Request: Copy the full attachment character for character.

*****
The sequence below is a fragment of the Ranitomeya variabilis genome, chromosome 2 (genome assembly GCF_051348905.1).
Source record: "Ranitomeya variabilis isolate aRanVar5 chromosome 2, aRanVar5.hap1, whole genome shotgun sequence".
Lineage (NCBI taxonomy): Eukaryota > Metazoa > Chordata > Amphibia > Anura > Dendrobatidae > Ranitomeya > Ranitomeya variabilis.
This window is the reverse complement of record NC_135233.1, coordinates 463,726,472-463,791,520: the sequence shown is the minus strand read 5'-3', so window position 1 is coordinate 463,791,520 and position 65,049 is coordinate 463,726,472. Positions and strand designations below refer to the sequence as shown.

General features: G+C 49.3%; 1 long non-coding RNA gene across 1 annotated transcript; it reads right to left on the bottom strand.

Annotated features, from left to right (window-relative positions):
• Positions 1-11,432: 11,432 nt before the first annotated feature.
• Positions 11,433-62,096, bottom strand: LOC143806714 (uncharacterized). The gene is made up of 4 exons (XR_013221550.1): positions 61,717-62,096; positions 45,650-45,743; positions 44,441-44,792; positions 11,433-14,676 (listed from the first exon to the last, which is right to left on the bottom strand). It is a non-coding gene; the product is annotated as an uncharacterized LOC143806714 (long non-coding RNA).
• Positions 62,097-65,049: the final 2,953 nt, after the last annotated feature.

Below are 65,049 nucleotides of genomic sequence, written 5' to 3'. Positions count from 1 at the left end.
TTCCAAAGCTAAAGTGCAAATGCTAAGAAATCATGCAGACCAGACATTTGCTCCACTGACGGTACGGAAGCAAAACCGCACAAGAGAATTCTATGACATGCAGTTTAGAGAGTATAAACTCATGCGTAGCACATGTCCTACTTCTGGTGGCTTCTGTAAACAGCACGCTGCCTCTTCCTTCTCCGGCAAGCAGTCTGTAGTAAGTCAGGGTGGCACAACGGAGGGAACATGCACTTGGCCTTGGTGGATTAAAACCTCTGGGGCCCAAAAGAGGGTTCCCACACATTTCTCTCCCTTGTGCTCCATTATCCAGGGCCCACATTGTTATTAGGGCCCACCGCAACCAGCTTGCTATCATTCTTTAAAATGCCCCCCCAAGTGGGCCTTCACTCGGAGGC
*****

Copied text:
The sequence below is a fragment of the Ranitomeya variabilis genome, chromosome 2 (genome assembly GCF_051348905.1).
Source record: "Ranitomeya variabilis isolate aRanVar5 chromosome 2, aRanVar5.hap1, whole genome shotgun sequence".
Lineage (NCBI taxonomy): Eukaryota > Metazoa > Chordata > Amphibia > Anura > Dendrobatidae > Ranitomeya > Ranitomeya variabilis.
This window is the reverse complement of record NC_135233.1, coordinates 463,726,472-463,791,520: the sequence shown is the minus strand read 5'-3', so window position 1 is coordinate 463,791,520 and position 65,049 is coordinate 463,726,472. Positions and strand designations below refer to the sequence as shown.

General features: G+C 49.3%; 1 long non-coding RNA gene across 1 annotated transcript; it reads right to left on the bottom strand.

Annotated features, from left to right (window-relative positions):
• Positions 1-11,432: 11,432 nt before the first annotated feature.
• Positions 11,433-62,096, bottom strand: LOC143806714 (uncharacterized). The gene is made up of 4 exons (XR_013221550.1): positions 61,717-62,096; positions 45,650-45,743; positions 44,441-44,792; positions 11,433-14,676 (listed from the first exon to the last, which is right to left on the bottom strand). It is a non-coding gene; the product is annotated as an uncharacterized LOC143806714 (long non-coding RNA).
• Positions 62,097-65,049: the final 2,953 nt, after the last annotated feature.

Below are 65,049 nucleotides of genomic sequence, written 5' to 3'. Positions count from 1 at the left end.
TTCCAAAGCTAAAGTGCAAATGCTAAGAAATCATGCAGACCAGACATTTGCTCCACTGACGGTACGGAAGCAAAACCGCACAAGAGAATTCTATGACATGCAGTTTAGAGAGTATAAACTCATGCGTAGCACATGTCCTACTTCTGGTGGCTTCTGTAAACAGCACGCTGCCTCTTCCTTCTCCGGCAAGCAGTCTGTAGTAAGTCAGGGTGGCACAACGGAGGGAACATGCACTTGGCCTTGGTGGATTAAAACCTCTGGGGCCCAAAAGAGGGTTCCCACACATTTCTCTCCCTTGTGCTCCATTATCCAGGGCCCACATTGTTATTAGGGCCCACCGCAACCAGCTTGCTATCATTCTTTAAAATGCCCCCCCAAGTGGGCCTTCACTCGGAGGC